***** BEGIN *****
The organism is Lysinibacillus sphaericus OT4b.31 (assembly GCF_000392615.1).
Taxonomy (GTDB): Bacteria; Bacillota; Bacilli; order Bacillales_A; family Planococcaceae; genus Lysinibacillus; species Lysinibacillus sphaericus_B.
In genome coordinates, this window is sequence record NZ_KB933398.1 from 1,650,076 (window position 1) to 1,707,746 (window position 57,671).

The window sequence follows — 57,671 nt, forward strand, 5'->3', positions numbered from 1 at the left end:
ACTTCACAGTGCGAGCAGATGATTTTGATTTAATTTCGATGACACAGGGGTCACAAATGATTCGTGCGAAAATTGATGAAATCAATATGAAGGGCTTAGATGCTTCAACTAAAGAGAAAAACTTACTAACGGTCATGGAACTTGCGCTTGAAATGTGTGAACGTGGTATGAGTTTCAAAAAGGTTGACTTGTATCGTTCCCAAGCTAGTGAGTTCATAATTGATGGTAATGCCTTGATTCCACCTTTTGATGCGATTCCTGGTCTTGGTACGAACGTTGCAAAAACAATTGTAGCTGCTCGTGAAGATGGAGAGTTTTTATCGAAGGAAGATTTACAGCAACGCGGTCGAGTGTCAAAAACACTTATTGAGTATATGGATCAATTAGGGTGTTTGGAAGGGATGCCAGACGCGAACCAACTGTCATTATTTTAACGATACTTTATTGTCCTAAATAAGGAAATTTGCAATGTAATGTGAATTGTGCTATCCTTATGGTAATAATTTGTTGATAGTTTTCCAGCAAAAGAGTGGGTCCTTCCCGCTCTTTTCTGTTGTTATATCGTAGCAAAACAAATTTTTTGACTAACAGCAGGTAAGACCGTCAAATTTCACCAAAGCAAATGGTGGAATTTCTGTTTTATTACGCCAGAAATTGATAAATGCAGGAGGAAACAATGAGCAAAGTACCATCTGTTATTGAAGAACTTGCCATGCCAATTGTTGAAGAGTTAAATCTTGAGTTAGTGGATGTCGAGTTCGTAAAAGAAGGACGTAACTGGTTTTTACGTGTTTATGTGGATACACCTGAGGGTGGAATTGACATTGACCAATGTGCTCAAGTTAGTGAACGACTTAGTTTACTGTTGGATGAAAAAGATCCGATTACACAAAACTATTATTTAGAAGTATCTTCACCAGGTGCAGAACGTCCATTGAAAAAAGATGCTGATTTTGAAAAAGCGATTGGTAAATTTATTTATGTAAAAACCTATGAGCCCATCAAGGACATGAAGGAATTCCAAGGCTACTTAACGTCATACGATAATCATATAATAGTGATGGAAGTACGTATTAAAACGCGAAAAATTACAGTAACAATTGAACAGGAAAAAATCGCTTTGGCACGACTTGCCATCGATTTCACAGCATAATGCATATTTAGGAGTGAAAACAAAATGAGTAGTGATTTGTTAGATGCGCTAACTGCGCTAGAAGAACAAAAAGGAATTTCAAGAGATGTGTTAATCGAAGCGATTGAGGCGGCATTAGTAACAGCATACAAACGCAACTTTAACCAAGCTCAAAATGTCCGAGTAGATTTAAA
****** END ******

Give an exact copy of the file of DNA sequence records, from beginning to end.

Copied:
The organism is Lysinibacillus sphaericus OT4b.31 (assembly GCF_000392615.1).
Taxonomy (GTDB): Bacteria; Bacillota; Bacilli; order Bacillales_A; family Planococcaceae; genus Lysinibacillus; species Lysinibacillus sphaericus_B.
In genome coordinates, this window is sequence record NZ_KB933398.1 from 1,650,076 (window position 1) to 1,707,746 (window position 57,671).

The window sequence follows — 57,671 nt, forward strand, 5'->3', positions numbered from 1 at the left end:
ACTTCACAGTGCGAGCAGATGATTTTGATTTAATTTCGATGACACAGGGGTCACAAATGATTCGTGCGAAAATTGATGAAATCAATATGAAGGGCTTAGATGCTTCAACTAAAGAGAAAAACTTACTAACGGTCATGGAACTTGCGCTTGAAATGTGTGAACGTGGTATGAGTTTCAAAAAGGTTGACTTGTATCGTTCCCAAGCTAGTGAGTTCATAATTGATGGTAATGCCTTGATTCCACCTTTTGATGCGATTCCTGGTCTTGGTACGAACGTTGCAAAAACAATTGTAGCTGCTCGTGAAGATGGAGAGTTTTTATCGAAGGAAGATTTACAGCAACGCGGTCGAGTGTCAAAAACACTTATTGAGTATATGGATCAATTAGGGTGTTTGGAAGGGATGCCAGACGCGAACCAACTGTCATTATTTTAACGATACTTTATTGTCCTAAATAAGGAAATTTGCAATGTAATGTGAATTGTGCTATCCTTATGGTAATAATTTGTTGATAGTTTTCCAGCAAAAGAGTGGGTCCTTCCCGCTCTTTTCTGTTGTTATATCGTAGCAAAACAAATTTTTTGACTAACAGCAGGTAAGACCGTCAAATTTCACCAAAGCAAATGGTGGAATTTCTGTTTTATTACGCCAGAAATTGATAAATGCAGGAGGAAACAATGAGCAAAGTACCATCTGTTATTGAAGAACTTGCCATGCCAATTGTTGAAGAGTTAAATCTTGAGTTAGTGGATGTCGAGTTCGTAAAAGAAGGACGTAACTGGTTTTTACGTGTTTATGTGGATACACCTGAGGGTGGAATTGACATTGACCAATGTGCTCAAGTTAGTGAACGACTTAGTTTACTGTTGGATGAAAAAGATCCGATTACACAAAACTATTATTTAGAAGTATCTTCACCAGGTGCAGAACGTCCATTGAAAAAAGATGCTGATTTTGAAAAAGCGATTGGTAAATTTATTTATGTAAAAACCTATGAGCCCATCAAGGACATGAAGGAATTCCAAGGCTACTTAACGTCATACGATAATCATATAATAGTGATGGAAGTACGTATTAAAACGCGAAAAATTACAGTAACAATTGAACAGGAAAAAATCGCTTTGGCACGACTTGCCATCGATTTCACAGCATAATGCATATTTAGGAGTGAAAACAAAATGAGTAGTGATTTGTTAGATGCGCTAACTGCGCTAGAAGAACAAAAAGGAATTTCAAGAGATGTGTTAATCGAAGCGATTGAGGCGGCATTAGTAACAGCATACAAACGCAACTTTAACCAAGCTCAAAATGTCCGAGTAGATTTAAA